Various weird graphics dot the landscape, while attack ships blast at you. Press the spacebar and you can use the mouse to click on one of the options on the control panel.

Your girlfriend sends you messages to tell you if she's in trouble. To start off with she's blocked by a door. After reading her message you can call up a Blueprint map of the floor she's on. Zoom in to find the door, then lock your navigation system on it. Exit from the map and arrows flash to show whether you have to go up, left or wherever. Eventually you find a green cube in a gray frame. This is the sub-program controlling the door. Shoot it and the door. Shoot it and the door opens. Your girlfriend walks through, is spotted by a TV camera and fried by a robot. Maybe you should have turned the TV camera off first!

If you should need to lock the opened door, you can go to a workshop to pick up a green cube. Put a tractor beam on it and, if you replace it in the grey frame, the camera is re-activated. Other security systems to work out include turntables (which change the direction the robots go), pressure pads, electrified floors, and lifts. To complete a level you must get the girl to the lift, the fly through the datastream tunnel to level two. (This is where you can save the game.)

Some of the levels take a lot of thinking to work out, other rely more on blasting fleets of enemy fighters. The game's flexibility is immense!

Phil King Initially it all seems completely bewildering, but persistence soon reveals the basic simplicity of the game structure. Level one can the be solved quite easily: 'Is that all there is?' I wondered. Level two is much more of a challenge though, the simple game ideas interlocking to make a good puzzle. On top of that, switching off cameras, turning turntables etc requires you to fly through lots and lots of enemy fire. The traditional shoot-'em-up skills of quick shooting and knowing when to recharge your energy are vital. Level three has a slightly different landscape, a starglider-like enemy ship, and more tough puzzles.
This is a classic game likely to keep you playing long after those coin-op conversions have lost their appeal. Don't miss it!
Robin Hogg I'm honestly surprised that this type of game hasn't been done before. The combination of sheer blasting action and brainbending puzzles doesn't clash awkwardly but merges together to make for one deceptively demanding game. The feeling of being within a computer system is wonderful, much better than the movie Tron, with a claustrophobic feeling of flight between layers of computer systems. The strange ,very surreal logic devices moving with amazing smoothness around the system, and the neat Blueprint of each level, make a truly fascinating game. The problem side of the game is akin to an adventure game and the arcade element is a considerable challenge in itself (not including the object manipulation side of it) and yet it doesn't fall between the two stools.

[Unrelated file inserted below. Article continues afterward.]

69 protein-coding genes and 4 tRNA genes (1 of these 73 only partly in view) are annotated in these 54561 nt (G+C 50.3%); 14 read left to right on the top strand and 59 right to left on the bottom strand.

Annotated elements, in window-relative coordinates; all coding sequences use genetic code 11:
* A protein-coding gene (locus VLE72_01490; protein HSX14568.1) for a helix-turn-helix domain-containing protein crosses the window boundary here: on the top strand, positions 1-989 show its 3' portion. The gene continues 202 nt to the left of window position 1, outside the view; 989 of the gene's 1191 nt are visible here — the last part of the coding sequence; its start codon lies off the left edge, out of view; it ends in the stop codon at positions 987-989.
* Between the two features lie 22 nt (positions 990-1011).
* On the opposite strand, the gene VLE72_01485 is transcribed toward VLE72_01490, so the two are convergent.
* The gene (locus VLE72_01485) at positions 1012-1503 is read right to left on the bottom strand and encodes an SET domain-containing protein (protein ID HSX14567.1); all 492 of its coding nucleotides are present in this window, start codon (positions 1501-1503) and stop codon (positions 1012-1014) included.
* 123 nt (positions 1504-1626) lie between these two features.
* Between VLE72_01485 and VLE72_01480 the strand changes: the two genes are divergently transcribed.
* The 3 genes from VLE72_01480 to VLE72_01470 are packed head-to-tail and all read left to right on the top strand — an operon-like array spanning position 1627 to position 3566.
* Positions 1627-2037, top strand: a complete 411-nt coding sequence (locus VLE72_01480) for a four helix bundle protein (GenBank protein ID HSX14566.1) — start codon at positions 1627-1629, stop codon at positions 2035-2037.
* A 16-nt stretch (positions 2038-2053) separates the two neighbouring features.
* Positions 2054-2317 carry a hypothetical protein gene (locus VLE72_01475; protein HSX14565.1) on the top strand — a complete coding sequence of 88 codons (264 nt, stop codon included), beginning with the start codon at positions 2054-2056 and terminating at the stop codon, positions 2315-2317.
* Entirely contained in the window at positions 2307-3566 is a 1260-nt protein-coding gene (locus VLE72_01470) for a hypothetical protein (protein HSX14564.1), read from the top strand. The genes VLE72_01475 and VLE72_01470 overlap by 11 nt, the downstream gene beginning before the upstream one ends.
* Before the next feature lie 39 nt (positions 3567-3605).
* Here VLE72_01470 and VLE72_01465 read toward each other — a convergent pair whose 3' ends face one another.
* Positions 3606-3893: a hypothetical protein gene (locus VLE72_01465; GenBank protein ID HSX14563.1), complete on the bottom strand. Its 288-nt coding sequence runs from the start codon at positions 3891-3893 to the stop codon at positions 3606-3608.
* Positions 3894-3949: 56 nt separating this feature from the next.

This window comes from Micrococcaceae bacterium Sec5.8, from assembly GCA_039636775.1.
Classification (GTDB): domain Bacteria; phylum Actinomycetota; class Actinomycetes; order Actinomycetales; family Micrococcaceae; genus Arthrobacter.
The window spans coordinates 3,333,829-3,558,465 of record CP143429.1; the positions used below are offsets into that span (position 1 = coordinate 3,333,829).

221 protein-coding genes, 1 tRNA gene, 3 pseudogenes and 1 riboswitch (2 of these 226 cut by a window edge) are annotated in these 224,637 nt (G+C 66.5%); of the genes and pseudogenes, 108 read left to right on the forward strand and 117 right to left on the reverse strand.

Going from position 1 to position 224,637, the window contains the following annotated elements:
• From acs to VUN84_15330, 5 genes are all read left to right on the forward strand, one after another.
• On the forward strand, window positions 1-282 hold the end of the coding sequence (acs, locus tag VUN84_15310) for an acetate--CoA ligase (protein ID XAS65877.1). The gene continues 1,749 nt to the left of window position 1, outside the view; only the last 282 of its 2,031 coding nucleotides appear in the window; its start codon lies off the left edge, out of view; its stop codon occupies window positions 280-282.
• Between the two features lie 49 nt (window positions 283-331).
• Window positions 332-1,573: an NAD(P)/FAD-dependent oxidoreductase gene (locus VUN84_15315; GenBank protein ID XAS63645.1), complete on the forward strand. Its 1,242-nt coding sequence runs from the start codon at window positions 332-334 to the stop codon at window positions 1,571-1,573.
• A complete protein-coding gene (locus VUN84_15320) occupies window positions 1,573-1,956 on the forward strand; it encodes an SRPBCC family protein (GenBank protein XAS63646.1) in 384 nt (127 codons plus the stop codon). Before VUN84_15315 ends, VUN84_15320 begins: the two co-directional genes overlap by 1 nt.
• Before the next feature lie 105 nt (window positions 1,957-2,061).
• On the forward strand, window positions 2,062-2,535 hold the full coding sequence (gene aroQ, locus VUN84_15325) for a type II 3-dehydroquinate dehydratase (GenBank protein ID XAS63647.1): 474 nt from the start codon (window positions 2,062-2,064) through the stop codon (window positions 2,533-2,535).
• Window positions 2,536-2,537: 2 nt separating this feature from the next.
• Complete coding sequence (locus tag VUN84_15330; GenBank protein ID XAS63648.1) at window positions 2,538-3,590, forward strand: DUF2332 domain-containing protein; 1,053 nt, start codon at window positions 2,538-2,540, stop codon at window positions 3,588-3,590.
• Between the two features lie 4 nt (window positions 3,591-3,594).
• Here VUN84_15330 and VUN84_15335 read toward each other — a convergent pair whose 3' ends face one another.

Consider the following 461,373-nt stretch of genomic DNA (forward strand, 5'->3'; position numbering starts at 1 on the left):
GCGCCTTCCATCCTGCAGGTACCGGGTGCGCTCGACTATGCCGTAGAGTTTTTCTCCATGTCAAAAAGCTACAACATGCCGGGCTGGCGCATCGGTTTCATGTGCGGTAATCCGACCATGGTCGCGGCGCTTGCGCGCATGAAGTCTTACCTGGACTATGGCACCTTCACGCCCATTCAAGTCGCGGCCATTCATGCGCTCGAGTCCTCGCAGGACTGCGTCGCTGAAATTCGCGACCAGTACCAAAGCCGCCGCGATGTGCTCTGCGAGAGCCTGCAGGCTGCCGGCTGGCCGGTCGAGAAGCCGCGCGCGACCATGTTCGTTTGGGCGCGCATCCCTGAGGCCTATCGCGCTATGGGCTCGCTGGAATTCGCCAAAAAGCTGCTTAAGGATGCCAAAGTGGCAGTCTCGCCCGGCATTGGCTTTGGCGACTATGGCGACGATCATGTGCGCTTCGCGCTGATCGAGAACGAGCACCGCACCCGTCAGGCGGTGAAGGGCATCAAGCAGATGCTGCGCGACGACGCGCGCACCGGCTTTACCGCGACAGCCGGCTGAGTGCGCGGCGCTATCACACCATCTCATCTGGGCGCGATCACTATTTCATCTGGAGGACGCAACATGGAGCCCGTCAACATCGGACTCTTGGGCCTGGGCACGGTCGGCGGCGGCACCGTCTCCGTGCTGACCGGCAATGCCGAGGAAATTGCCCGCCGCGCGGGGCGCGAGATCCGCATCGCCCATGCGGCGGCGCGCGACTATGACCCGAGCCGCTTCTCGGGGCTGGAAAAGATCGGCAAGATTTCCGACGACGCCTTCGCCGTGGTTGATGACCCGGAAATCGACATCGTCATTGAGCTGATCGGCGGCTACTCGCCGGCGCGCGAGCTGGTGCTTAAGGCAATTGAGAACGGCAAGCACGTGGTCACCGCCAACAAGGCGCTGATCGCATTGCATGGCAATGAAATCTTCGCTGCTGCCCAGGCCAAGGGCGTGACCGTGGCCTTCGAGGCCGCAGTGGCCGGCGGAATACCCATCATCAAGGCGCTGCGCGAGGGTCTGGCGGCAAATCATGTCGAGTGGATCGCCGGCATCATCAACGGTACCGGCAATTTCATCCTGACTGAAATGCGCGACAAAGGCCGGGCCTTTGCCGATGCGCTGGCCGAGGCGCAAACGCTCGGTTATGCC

Haunting music or Starglider 2-style sound effects would have really made for a special game but otherwise Interphase is weird and wonderful.
Stuart Wynne Cyberpunk SF crosses Bladerunner with Tron, and this is perhaps the truest computer game version of it yet. The plot closely resembles the bit in the Max Headroom movie where Theora deactivates security systems for reporter Carter. But Interphase's real achievement is the flawless combination of a great plot, an excellent shoot-'em-up, and intriguing puzzles into one astounding game. The concept is just great. The graphics are superb, fast and imaginative (watch out for the toad on a unicycle on level two) although the sonics are limited to spot FX. This is one of the most exciting and original games I've seen in a long while, and I'll be playing it long into the night. I only hope work on Interphase 2 has begun!